Last week, in an event that was called “the first of its kind,” Fleetwood Mac entered into a direct deal with broadcasting behemoth Clear Channel, wherein the celebrated rockers will receive a share of advertising revenue for spins of their new EP, and Clear Channel will save on performance royalties for its online broadcast and streaming services. (Keep in mind that AM/FM radio is not obligated to compensate performers, but under the terms of this deal, Fleetwood Mac will receive revenue from over-the-air plays.) read more
Post authored by Communications Intern Olivia Brown
To anyone who loves truly local radio as much as we do, the “Local Radio Freedom Act” — the latest in a series of Congressional rumblings related to copyright and royalty issues — may sound like a noble cause. But look past the doublespeak title, and you’ll find that one man’s “freedom” is another man’s free lunch. read more
For at least fifty years of the 20th century, the relationship between music and radio airplay was fairly well understood. Record executives knew that if they wanted a hit record, they needed that song to get played on the radio, preferably as many times as possible. In fact, until 2000, radio airplay was essentially a prerequisite to selling significant amounts of recorded music.read more
Say you’re a college radio DJ, and you play a cover of The Velvet Underground’s 1966 classic “I’ll Be Your Mirror,” performed by electro-art-pop duo YACHT. You might be surprised to learn that Lou Reed (the songwriter) gets paid when that song is broadcast, but YACHT, the performer, does not.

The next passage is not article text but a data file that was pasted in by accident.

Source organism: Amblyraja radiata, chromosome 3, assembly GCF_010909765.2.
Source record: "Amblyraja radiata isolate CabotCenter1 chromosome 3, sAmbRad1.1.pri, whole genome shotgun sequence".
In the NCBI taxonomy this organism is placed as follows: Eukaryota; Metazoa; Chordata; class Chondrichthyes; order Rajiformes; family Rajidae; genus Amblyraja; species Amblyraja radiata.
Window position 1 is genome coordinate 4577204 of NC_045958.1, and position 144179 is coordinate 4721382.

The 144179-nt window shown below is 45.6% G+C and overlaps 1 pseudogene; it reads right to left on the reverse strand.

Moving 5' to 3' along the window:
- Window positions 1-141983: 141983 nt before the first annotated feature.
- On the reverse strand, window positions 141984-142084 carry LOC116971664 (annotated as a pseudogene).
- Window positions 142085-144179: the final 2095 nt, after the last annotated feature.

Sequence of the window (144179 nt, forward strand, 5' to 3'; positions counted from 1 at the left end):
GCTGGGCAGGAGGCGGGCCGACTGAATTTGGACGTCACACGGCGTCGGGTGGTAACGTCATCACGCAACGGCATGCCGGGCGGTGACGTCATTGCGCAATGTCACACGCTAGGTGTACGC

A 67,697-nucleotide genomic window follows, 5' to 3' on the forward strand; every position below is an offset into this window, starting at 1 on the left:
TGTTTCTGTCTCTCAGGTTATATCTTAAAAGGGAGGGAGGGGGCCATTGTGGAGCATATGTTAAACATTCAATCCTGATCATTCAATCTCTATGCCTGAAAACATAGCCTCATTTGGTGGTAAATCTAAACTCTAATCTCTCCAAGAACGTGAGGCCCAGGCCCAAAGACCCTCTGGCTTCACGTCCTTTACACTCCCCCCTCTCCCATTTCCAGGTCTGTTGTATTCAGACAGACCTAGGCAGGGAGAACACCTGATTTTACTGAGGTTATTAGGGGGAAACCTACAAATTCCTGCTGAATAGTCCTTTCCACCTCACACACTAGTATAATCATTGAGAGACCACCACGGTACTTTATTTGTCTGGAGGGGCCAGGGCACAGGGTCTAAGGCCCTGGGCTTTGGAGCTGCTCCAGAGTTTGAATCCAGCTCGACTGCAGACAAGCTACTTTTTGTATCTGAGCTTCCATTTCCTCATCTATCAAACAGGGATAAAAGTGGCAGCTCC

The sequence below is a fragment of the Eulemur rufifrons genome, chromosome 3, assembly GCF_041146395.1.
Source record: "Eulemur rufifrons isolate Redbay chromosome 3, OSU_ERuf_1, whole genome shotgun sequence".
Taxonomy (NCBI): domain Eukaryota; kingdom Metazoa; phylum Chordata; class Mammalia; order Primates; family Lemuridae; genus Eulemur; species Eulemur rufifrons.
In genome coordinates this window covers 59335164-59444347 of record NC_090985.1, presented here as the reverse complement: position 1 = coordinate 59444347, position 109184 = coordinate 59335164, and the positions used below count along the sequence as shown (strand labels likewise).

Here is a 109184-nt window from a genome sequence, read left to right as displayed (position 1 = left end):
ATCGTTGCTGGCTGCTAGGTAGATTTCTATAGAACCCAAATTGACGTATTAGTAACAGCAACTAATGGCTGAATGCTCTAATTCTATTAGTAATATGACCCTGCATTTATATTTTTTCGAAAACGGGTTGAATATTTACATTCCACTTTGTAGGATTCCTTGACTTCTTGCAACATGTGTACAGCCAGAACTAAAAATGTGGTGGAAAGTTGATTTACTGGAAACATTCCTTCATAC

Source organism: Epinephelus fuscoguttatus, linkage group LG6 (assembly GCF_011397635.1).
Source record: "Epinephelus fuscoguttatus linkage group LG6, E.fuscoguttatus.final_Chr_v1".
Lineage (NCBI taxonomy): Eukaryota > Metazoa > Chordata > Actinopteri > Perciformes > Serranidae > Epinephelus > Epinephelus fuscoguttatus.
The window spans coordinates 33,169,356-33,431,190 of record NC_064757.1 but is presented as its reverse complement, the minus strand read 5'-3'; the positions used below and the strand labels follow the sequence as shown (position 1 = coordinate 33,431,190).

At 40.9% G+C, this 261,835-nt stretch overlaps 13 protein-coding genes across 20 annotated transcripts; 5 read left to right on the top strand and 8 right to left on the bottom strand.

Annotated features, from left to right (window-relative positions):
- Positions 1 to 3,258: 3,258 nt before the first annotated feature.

Unlike most countries, where performer, sound recording owner, songwriter, and publisher all get paid when a song is played on over-the-air radio, in the US, only the songwriter and publisher are compensated. You heard right: no matter how many times a song gets played on the radio, performing artists don’t get a dime. By contrast, internet radio — from Pandora to Sirius/XM and all the webcasters in-between — pays everybody: labels, performing artists, publishers and songwriters. (For more info on how this all works, check out our Public Performance Right fact sheet.)
This glitch in US law doesn’t just impact the Biebers and Britneys of the world. It also means that hard-working independent artists who are more likely to get played on college and noncommercial radio than corporate stations are missing out on a potential revenue stream.
[This post was authored by FMC Policy Intern Joseph Silver & Policy Fellow Daniel Lieberman]
Yesterday on Capitol Hill, the House Subcommittee on Communications and Technology rounded up some music industry bigwigs including Cary Sherman (CEO of the Recording Industry Association of America); Jeff Smulyan (CEO of Ennis Communications); Steven Newberry (CEO of Commonwealth Broadcasting Corp.); Tim Westergren (Pandora founder); Christopher Gutttman-McCabe (Vice President of CTIA Wireless); Gary Shapiro (President and CEO of the Consumer Electronics Association); and a single artist: Ben Allison, a New York-based jazz bassist. The panel, the title of which the recently deceased Ray Bradbury might even admire — “The Future of Audio” — featured a broad discussion that touched upon music, mobile technology, radio signals, and last, but hopefully not least, artist compensation.